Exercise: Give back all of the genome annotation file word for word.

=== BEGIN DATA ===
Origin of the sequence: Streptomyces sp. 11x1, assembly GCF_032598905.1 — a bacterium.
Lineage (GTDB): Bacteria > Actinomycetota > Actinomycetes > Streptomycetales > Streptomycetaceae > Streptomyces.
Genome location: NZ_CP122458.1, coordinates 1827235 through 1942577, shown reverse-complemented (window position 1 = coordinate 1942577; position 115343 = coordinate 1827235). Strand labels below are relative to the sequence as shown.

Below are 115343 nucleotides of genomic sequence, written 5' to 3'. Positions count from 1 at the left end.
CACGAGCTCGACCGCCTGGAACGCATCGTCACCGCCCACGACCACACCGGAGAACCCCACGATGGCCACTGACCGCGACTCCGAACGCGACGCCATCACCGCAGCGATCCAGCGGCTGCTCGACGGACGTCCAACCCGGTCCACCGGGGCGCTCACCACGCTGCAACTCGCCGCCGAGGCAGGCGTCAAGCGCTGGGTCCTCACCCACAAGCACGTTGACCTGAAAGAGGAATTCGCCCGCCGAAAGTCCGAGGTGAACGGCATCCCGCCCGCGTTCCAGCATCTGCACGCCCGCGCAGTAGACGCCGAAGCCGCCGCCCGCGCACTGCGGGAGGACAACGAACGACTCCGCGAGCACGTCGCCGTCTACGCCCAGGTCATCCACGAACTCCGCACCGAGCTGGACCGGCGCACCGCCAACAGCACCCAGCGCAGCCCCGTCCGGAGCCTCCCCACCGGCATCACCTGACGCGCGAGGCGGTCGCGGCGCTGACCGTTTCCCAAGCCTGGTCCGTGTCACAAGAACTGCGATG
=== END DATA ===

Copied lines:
Origin of the sequence: Streptomyces sp. 11x1, assembly GCF_032598905.1 — a bacterium.
Lineage (GTDB): Bacteria > Actinomycetota > Actinomycetes > Streptomycetales > Streptomycetaceae > Streptomyces.
Genome location: NZ_CP122458.1, coordinates 1827235 through 1942577, shown reverse-complemented (window position 1 = coordinate 1942577; position 115343 = coordinate 1827235). Strand labels below are relative to the sequence as shown.

Below are 115343 nucleotides of genomic sequence, written 5' to 3'. Positions count from 1 at the left end.
CACGAGCTCGACCGCCTGGAACGCATCGTCACCGCCCACGACCACACCGGAGAACCCCACGATGGCCACTGACCGCGACTCCGAACGCGACGCCATCACCGCAGCGATCCAGCGGCTGCTCGACGGACGTCCAACCCGGTCCACCGGGGCGCTCACCACGCTGCAACTCGCCGCCGAGGCAGGCGTCAAGCGCTGGGTCCTCACCCACAAGCACGTTGACCTGAAAGAGGAATTCGCCCGCCGAAAGTCCGAGGTGAACGGCATCCCGCCCGCGTTCCAGCATCTGCACGCCCGCGCAGTAGACGCCGAAGCCGCCGCCCGCGCACTGCGGGAGGACAACGAACGACTCCGCGAGCACGTCGCCGTCTACGCCCAGGTCATCCACGAACTCCGCACCGAGCTGGACCGGCGCACCGCCAACAGCACCCAGCGCAGCCCCGTCCGGAGCCTCCCCACCGGCATCACCTGACGCGCGAGGCGGTCGCGGCGCTGACCGTTTCCCAAGCCTGGTCCGTGTCACAAGAACTGCGATG